and her two children. They came from Pittsburgh on horse- 
back, his wife also on horse back, carrying the children while 
he went ahead. He was drafted in 1812, and during his absence 
his wife threshed the grain with a flail. He died in 18G2, aged 
72 years. John M. Wood, a native of Vermont, settled in the 
township about 1812. Peter Smith who came from Blooming 
Valley, in Woodcock township, was the first merchant in Geneva. 
He sold the first goods in 1800, at which time, he says, that 
borough contained but six or eight shanties and not a single 
painted house. 

frreenirofid Free Will Baptut Church was organized with six members, 
.Jan. 22, 1882, by Rev. George Collins, the first pastor. The Church ecli- 
fic-e wjis erected in 1843, The building of a new one is contemplated.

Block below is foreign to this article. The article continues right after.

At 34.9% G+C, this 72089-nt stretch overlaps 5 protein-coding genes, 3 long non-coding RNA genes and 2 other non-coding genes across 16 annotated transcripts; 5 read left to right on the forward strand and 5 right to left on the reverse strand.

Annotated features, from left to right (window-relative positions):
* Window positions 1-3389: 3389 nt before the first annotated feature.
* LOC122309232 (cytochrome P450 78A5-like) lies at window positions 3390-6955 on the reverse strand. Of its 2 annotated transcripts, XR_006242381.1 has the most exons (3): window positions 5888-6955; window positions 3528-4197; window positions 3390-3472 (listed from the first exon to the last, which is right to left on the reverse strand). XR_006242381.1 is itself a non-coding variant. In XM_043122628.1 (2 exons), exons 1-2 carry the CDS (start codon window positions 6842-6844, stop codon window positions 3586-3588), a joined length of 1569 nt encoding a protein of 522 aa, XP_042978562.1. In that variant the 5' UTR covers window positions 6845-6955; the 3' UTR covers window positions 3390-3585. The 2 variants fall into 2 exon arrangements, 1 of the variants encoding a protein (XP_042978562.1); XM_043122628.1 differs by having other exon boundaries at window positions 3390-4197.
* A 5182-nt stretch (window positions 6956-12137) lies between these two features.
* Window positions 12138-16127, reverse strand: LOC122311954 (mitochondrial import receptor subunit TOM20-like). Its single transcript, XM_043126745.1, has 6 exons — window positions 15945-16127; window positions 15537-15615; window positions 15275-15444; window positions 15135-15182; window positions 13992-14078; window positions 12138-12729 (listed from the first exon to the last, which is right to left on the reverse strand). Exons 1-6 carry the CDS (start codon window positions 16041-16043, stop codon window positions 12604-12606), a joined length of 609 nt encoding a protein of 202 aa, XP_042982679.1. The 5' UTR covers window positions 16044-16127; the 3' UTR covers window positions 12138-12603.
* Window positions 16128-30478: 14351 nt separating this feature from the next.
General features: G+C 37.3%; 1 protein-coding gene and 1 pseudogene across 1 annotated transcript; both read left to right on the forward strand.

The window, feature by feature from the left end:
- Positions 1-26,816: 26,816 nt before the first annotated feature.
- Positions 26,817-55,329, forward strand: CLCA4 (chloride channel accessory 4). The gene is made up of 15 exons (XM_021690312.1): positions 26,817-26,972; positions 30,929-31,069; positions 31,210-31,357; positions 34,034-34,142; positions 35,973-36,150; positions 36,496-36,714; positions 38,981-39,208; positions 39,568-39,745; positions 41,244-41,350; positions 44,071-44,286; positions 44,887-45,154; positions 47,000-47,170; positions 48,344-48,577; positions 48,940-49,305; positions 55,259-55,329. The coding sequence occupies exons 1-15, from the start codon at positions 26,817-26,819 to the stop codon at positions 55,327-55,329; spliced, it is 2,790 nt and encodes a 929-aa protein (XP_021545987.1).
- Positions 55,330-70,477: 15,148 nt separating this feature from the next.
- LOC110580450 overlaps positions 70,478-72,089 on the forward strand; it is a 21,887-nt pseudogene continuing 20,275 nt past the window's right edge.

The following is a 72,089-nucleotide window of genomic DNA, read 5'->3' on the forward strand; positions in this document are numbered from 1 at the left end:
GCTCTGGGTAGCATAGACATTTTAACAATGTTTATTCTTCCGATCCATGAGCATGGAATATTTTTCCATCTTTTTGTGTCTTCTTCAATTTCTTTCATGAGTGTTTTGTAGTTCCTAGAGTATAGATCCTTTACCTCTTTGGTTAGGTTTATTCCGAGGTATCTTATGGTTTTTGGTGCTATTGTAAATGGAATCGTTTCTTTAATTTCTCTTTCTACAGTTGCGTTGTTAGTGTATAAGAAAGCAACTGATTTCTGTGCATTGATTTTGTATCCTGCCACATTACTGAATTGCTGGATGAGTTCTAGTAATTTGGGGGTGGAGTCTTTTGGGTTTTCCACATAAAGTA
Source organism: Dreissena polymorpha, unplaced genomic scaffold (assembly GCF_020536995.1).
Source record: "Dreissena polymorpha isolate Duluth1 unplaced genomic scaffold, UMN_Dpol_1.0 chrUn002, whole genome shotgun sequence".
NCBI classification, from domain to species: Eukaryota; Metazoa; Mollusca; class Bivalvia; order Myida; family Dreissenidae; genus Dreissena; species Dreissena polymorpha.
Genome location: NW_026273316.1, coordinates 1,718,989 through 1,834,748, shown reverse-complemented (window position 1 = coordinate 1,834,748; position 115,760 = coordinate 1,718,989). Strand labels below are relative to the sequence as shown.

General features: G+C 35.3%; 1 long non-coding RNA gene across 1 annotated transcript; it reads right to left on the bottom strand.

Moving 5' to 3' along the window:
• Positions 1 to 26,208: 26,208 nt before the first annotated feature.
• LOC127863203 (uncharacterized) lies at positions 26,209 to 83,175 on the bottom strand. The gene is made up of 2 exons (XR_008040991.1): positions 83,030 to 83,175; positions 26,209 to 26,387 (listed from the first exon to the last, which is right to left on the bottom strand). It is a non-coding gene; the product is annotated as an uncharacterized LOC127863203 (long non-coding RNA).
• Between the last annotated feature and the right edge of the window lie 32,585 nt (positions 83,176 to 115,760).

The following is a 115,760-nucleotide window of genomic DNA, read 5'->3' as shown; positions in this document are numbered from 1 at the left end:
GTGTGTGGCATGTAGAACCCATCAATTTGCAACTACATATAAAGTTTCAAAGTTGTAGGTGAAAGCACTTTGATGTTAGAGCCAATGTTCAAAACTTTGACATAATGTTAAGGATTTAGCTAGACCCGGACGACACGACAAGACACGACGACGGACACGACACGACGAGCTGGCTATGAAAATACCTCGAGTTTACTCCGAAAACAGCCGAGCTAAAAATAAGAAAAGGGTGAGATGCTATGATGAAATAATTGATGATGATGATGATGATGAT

It is to be constructed of brick and cost about $8000. There are 104 mem- 
bers. The pastor is Rev. A. C. Bush. — [Infon/uiiionfurnis/ied by Mr. y\'il- 
Ivim TJiacJcer. 

(ireenfield Pref^nfteii/in Cliurdh, in the south-west corner of tlie town- 
shij), was organized with twenty mend)crs, .lunc 22,1854 The church 
cdilice was erected the same year at a cost of $1500. It will seat 250 per- 
sons. The first pastor wjis Hev. (rcorgi^ Scott, but previous to Ins install- 
ation (June 27, 1800,) the pulpit wjus supplied by Hev. .lames Coulter and 
others. The present pastor is Hev. I. W. McVilty. The Society consists 
of forlv-livc members; its property is valued at $1250. — [InJ'oniuitio/ifur- 
imhal by Mr. Jdmen Iliiuilton. 

The Church of the UnitM Ilrcthren in Christ, at Ocneva, was organized 
with four members, in 1870, by Hev. P. W. Ish, the first pastor, and the 
house of worship which will seat 500 persons, was erecle<l in 1H71, iit a 


cost of $2700. The pastor is Rev, Everts, and the number of mem- 
bers, twenty-four. The Church property is valued at $2800. — \In;forma- 
twn furnished hy Mr. I. D. Christy class leader